Interviewees in this collection offer first-hand accounts of the conference and discuss issues relating to healthcare, employment, reproductive rights, the Equal Rights Amendment (ERA), and more — issues impacting women in the United States in the 1970s. For a full list of issues addressed at the conference, see Planks.
About the International Women’s Year (IWY) Collection
The collection consists of approximately 700 interviews recorded during the 1977 National Women’s Conference in Houston, Texas, and a preceding state-level conference in Columbia, South Carolina. See National interviews and South Carolina interviews.
Constance Ashton Myers, the Principle Investigator (PI) for the NEH grant which funded the work, wrote in her proposal:
“We propose [an] oral history project for the International Women’s Year national conference. The forthcoming conference will be a cultural and historical watershed in the women’s movement. More than 20,000 women of every conceivable view and background will converge on Houston to watch 1440 delegates, elected in state meetings, adopt a National Plan of Action as a guide for the President and Congress in the next ten years. The conference presents a one-time opportunity to sample the views and capture the personal histories of some of these women……..and place their commentaries in the permanent record….for future scholarship.”
After the conference and the official written report, The Spirit of Houston, the original audio cassettes were deposited with the National Archives and Records Administration (NARA), Washington, DC and a second set with the South Caroliniana Library, University of South Carolina, Columbia, SC.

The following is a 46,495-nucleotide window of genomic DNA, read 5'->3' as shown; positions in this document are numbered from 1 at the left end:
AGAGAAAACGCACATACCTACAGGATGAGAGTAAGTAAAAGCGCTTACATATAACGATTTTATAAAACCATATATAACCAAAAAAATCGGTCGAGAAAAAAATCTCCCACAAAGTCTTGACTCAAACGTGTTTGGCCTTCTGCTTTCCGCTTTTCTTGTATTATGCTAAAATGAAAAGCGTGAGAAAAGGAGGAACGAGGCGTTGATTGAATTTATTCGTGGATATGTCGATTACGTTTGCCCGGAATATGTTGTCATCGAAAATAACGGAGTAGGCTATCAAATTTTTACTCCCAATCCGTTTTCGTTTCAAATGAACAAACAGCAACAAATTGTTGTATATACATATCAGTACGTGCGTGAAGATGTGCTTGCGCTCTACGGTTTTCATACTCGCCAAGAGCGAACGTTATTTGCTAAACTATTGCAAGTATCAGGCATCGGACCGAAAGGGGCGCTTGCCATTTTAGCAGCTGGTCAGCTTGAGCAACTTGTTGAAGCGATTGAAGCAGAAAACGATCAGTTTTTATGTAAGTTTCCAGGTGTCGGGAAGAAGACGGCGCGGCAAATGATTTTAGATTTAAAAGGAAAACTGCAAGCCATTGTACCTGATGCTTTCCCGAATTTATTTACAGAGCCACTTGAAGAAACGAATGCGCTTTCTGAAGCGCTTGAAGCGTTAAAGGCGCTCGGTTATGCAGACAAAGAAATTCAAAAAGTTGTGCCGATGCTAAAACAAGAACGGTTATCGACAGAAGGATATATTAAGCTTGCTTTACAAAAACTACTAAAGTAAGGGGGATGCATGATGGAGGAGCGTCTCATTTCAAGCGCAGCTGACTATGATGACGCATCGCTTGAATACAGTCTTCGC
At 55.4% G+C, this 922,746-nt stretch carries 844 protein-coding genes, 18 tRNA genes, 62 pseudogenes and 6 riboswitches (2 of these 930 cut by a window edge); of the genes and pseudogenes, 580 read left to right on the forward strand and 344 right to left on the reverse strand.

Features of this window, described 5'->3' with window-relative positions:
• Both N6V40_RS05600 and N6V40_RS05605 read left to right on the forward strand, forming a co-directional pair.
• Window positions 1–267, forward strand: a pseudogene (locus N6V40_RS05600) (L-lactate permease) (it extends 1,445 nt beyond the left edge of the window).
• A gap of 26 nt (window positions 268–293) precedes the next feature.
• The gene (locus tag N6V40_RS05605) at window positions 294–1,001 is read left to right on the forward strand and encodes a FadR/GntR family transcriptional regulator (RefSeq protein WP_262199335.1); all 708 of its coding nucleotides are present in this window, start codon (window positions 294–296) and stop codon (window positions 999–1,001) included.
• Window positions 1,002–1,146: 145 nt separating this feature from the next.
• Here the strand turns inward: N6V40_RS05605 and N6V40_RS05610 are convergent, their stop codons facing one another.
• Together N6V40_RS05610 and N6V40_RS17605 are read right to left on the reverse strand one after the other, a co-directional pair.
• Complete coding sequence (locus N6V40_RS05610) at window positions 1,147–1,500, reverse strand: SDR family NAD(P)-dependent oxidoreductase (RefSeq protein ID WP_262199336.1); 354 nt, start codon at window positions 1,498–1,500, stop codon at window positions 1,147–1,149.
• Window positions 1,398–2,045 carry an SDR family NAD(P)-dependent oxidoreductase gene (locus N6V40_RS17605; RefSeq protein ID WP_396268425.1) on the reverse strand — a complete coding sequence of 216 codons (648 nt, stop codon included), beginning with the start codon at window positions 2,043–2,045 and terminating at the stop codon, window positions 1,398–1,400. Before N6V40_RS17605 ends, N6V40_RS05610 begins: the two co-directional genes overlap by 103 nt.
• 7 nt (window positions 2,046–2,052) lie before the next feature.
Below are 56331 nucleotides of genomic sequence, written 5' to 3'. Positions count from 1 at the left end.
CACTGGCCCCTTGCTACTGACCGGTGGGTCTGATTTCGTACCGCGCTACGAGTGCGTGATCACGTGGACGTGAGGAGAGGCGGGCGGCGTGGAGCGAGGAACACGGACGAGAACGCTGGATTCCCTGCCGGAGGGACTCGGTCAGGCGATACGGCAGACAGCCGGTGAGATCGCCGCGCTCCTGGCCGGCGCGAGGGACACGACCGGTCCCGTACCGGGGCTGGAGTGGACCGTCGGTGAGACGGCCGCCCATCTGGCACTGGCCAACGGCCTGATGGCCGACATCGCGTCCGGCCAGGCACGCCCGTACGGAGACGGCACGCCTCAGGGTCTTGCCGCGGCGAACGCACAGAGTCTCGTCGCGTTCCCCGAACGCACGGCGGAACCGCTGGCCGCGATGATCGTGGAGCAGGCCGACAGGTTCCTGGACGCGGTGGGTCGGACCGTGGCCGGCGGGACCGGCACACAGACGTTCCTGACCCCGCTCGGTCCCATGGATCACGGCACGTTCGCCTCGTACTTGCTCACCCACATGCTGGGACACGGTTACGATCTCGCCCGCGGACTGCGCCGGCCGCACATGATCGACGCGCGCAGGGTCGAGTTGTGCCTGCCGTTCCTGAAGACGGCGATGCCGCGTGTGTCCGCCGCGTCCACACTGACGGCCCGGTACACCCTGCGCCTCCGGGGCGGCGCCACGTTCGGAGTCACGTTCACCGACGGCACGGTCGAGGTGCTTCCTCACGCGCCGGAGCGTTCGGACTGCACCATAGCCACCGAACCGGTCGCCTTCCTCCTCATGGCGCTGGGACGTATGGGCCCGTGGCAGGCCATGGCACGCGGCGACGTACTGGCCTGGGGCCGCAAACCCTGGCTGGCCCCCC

About the grant work at the University of South Carolina for preservation and access
For forty years the interviews have largely gone unheard. But that’s beginning to change. In 2016 Marjorie J. Spruill, Professor Emeritus of History and author of Divided We Stand, and Andrea L’Hommedieu, Oral Historian, received two internal grants to digitize, transcribe and give access to a significant portion of the collection. By Fall 2018, with assistance from doctoral candidate Jillian Hinderliter, more than 300 of the 700 interviews will be digitized and transcribed.
As part of current grant work, the Department of Oral History, University Libraries, University of South Carolina is creating this online exhibit to allow full and free access to both the sound recordings and the transcripts of these interviews.